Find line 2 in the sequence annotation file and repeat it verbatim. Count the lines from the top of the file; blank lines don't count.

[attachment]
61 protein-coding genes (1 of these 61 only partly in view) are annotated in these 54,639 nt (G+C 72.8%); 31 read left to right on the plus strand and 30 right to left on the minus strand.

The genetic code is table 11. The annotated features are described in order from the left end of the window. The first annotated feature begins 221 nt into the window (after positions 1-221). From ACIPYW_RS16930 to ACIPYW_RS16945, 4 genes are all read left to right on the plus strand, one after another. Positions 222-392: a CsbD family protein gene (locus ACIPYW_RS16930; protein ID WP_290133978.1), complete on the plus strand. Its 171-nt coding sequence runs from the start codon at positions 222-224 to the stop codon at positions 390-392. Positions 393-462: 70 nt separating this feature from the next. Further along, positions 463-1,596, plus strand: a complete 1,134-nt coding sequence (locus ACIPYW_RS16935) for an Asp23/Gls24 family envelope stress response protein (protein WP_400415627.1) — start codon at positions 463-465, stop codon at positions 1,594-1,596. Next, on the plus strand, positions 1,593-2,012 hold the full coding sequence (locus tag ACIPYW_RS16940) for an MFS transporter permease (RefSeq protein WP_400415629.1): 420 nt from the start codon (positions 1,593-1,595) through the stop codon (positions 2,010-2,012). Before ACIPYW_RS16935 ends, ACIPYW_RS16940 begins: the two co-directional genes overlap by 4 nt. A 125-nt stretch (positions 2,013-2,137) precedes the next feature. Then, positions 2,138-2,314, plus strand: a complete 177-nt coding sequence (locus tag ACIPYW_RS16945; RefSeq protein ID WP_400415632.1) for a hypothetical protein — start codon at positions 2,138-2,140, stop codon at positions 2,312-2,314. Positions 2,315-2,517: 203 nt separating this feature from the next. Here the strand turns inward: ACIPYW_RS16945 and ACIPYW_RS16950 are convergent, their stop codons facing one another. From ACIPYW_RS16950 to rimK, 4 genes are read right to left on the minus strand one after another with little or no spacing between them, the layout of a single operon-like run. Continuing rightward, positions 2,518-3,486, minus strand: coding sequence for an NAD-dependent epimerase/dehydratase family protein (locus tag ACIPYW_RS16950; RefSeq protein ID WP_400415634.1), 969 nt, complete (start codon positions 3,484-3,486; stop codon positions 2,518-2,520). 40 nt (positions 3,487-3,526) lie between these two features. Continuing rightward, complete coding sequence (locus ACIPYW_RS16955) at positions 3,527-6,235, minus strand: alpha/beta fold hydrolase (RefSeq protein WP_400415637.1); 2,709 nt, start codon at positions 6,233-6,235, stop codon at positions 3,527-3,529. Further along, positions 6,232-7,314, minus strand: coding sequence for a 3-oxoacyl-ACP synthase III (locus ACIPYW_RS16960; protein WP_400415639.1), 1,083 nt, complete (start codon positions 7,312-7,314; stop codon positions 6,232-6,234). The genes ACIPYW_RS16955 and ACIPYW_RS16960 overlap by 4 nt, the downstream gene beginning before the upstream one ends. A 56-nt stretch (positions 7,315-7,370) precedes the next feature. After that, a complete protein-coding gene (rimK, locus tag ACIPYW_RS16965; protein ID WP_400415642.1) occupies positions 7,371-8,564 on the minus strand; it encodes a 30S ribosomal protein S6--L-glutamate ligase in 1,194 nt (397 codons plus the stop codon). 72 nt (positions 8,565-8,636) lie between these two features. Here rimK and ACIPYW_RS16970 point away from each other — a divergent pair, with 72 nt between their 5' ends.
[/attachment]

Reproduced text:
The genetic code is table 11. The annotated features are described in order from the left end of the window. The first annotated feature begins 221 nt into the window (after positions 1-221). From ACIPYW_RS16930 to ACIPYW_RS16945, 4 genes are all read left to right on the plus strand, one after another. Positions 222-392: a CsbD family protein gene (locus ACIPYW_RS16930; protein ID WP_290133978.1), complete on the plus strand. Its 171-nt coding sequence runs from the start codon at positions 222-224 to the stop codon at positions 390-392. Positions 393-462: 70 nt separating this feature from the next. Further along, positions 463-1,596, plus strand: a complete 1,134-nt coding sequence (locus ACIPYW_RS16935) for an Asp23/Gls24 family envelope stress response protein (protein WP_400415627.1) — start codon at positions 463-465, stop codon at positions 1,594-1,596. Next, on the plus strand, positions 1,593-2,012 hold the full coding sequence (locus tag ACIPYW_RS16940) for an MFS transporter permease (RefSeq protein WP_400415629.1): 420 nt from the start codon (positions 1,593-1,595) through the stop codon (positions 2,010-2,012). Before ACIPYW_RS16935 ends, ACIPYW_RS16940 begins: the two co-directional genes overlap by 4 nt. A 125-nt stretch (positions 2,013-2,137) precedes the next feature. Then, positions 2,138-2,314, plus strand: a complete 177-nt coding sequence (locus tag ACIPYW_RS16945; RefSeq protein ID WP_400415632.1) for a hypothetical protein — start codon at positions 2,138-2,140, stop codon at positions 2,312-2,314. Positions 2,315-2,517: 203 nt separating this feature from the next. Here the strand turns inward: ACIPYW_RS16945 and ACIPYW_RS16950 are convergent, their stop codons facing one another. From ACIPYW_RS16950 to rimK, 4 genes are read right to left on the minus strand one after another with little or no spacing between them, the layout of a single operon-like run. Continuing rightward, positions 2,518-3,486, minus strand: coding sequence for an NAD-dependent epimerase/dehydratase family protein (locus tag ACIPYW_RS16950; RefSeq protein ID WP_400415634.1), 969 nt, complete (start codon positions 3,484-3,486; stop codon positions 2,518-2,520). 40 nt (positions 3,487-3,526) lie between these two features. Continuing rightward, complete coding sequence (locus ACIPYW_RS16955) at positions 3,527-6,235, minus strand: alpha/beta fold hydrolase (RefSeq protein WP_400415637.1); 2,709 nt, start codon at positions 6,233-6,235, stop codon at positions 3,527-3,529. Further along, positions 6,232-7,314, minus strand: coding sequence for a 3-oxoacyl-ACP synthase III (locus ACIPYW_RS16960; protein WP_400415639.1), 1,083 nt, complete (start codon positions 7,312-7,314; stop codon positions 6,232-6,234). The genes ACIPYW_RS16955 and ACIPYW_RS16960 overlap by 4 nt, the downstream gene beginning before the upstream one ends. A 56-nt stretch (positions 7,315-7,370) precedes the next feature. After that, a complete protein-coding gene (rimK, locus tag ACIPYW_RS16965; protein ID WP_400415642.1) occupies positions 7,371-8,564 on the minus strand; it encodes a 30S ribosomal protein S6--L-glutamate ligase in 1,194 nt (397 codons plus the stop codon). 72 nt (positions 8,565-8,636) lie between these two features. Here rimK and ACIPYW_RS16970 point away from each other — a divergent pair, with 72 nt between their 5' ends.